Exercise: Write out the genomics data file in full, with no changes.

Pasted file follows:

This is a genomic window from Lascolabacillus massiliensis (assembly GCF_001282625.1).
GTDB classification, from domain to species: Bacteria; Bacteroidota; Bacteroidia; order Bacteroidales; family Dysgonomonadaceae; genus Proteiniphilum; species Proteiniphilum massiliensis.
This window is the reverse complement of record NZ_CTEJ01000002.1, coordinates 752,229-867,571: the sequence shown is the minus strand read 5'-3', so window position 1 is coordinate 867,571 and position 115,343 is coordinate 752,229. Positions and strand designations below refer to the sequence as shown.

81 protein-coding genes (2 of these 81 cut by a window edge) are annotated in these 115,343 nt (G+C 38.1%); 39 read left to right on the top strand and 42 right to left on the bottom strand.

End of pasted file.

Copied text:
This is a genomic window from Lascolabacillus massiliensis (assembly GCF_001282625.1).
GTDB classification, from domain to species: Bacteria; Bacteroidota; Bacteroidia; order Bacteroidales; family Dysgonomonadaceae; genus Proteiniphilum; species Proteiniphilum massiliensis.
This window is the reverse complement of record NZ_CTEJ01000002.1, coordinates 752,229-867,571: the sequence shown is the minus strand read 5'-3', so window position 1 is coordinate 867,571 and position 115,343 is coordinate 752,229. Positions and strand designations below refer to the sequence as shown.

81 protein-coding genes (2 of these 81 cut by a window edge) are annotated in these 115,343 nt (G+C 38.1%); 39 read left to right on the top strand and 42 right to left on the bottom strand.